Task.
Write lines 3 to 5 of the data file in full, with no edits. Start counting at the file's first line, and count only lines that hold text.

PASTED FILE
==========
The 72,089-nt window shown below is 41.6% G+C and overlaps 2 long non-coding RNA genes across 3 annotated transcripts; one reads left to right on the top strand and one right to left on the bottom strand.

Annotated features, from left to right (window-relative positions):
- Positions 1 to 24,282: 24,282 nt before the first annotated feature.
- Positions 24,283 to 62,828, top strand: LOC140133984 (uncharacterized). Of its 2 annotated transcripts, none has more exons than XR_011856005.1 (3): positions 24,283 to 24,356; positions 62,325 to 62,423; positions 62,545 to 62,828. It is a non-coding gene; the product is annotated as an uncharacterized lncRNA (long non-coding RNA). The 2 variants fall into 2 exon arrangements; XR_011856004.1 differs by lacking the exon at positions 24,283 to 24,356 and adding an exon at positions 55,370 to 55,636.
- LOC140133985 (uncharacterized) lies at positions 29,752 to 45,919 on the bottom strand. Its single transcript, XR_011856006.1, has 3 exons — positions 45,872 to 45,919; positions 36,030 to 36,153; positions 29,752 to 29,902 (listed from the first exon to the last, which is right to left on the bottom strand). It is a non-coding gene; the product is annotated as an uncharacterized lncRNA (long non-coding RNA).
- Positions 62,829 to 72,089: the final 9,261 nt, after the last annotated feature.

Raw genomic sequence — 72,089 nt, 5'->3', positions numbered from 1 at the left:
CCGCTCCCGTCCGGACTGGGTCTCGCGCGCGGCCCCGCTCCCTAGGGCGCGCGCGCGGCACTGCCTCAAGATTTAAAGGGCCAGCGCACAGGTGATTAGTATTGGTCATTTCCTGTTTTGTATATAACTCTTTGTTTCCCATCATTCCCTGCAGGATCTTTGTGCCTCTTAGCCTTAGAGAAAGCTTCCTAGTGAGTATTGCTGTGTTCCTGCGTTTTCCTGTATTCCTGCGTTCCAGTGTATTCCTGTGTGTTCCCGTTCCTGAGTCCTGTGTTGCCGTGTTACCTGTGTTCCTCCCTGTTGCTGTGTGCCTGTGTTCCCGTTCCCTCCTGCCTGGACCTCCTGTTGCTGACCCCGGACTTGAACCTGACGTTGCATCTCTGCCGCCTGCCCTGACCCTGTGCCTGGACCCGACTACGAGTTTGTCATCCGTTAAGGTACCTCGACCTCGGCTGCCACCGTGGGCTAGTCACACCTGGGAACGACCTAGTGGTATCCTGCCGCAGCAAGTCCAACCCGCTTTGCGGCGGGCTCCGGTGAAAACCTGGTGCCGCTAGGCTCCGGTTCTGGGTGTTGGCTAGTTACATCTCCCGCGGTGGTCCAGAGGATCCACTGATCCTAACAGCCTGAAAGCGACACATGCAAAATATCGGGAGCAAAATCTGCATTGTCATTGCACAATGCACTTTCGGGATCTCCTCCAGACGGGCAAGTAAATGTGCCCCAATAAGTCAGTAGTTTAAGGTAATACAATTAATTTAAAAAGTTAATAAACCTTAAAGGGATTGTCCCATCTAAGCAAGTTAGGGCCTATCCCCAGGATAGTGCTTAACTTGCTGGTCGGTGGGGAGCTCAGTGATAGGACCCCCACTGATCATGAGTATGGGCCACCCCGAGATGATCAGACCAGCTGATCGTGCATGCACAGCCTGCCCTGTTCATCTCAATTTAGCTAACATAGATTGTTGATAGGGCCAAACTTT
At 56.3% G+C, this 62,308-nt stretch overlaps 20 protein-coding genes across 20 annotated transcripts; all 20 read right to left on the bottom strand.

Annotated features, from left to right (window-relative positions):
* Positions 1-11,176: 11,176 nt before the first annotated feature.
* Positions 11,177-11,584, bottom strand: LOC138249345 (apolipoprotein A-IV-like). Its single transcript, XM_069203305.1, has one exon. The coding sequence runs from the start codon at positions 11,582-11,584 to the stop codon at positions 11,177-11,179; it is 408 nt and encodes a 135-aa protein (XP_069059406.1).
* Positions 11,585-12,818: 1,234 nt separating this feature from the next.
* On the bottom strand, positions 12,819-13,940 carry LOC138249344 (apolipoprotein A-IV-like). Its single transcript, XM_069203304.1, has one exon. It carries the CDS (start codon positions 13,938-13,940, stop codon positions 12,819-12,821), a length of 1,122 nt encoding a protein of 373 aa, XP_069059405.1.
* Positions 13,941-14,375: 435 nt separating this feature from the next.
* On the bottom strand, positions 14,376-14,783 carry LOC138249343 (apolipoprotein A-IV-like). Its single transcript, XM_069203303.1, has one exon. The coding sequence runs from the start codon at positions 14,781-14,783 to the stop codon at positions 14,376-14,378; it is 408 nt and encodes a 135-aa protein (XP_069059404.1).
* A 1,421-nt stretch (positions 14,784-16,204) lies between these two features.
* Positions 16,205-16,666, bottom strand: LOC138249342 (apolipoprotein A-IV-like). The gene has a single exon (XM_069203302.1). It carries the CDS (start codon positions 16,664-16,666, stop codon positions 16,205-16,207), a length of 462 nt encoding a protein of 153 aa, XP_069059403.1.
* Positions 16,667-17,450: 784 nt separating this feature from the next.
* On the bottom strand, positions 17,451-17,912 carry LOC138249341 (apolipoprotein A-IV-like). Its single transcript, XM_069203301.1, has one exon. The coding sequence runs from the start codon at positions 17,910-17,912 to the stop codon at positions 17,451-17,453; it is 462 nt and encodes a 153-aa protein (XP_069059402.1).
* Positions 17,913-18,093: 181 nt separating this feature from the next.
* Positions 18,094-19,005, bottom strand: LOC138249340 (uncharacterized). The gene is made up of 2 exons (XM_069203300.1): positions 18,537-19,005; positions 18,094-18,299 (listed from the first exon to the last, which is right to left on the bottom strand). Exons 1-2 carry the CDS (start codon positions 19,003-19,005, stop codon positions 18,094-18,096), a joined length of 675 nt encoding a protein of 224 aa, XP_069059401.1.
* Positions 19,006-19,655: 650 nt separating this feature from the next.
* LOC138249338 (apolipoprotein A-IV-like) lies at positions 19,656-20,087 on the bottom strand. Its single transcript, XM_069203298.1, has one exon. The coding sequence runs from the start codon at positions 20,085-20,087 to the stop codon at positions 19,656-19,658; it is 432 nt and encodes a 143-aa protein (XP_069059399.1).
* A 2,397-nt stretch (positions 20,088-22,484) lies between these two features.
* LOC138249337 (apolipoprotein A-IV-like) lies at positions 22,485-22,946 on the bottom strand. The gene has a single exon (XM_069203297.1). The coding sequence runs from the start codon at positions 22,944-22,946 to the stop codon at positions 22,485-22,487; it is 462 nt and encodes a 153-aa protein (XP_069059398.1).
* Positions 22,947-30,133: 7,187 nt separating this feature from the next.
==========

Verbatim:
- Positions 1 to 24,282: 24,282 nt before the first annotated feature.
- Positions 24,283 to 62,828, top strand: LOC140133984 (uncharacterized). Of its 2 annotated transcripts, none has more exons than XR_011856005.1 (3): positions 24,283 to 24,356; positions 62,325 to 62,423; positions 62,545 to 62,828. It is a non-coding gene; the product is annotated as an uncharacterized lncRNA (long non-coding RNA). The 2 variants fall into 2 exon arrangements; XR_011856004.1 differs by lacking the exon at positions 24,283 to 24,356 and adding an exon at positions 55,370 to 55,636.
- LOC140133985 (uncharacterized) lies at positions 29,752 to 45,919 on the bottom strand. Its single transcript, XR_011856006.1, has 3 exons — positions 45,872 to 45,919; positions 36,030 to 36,153; positions 29,752 to 29,902 (listed from the first exon to the last, which is right to left on the bottom strand). It is a non-coding gene; the product is annotated as an uncharacterized lncRNA (long non-coding RNA).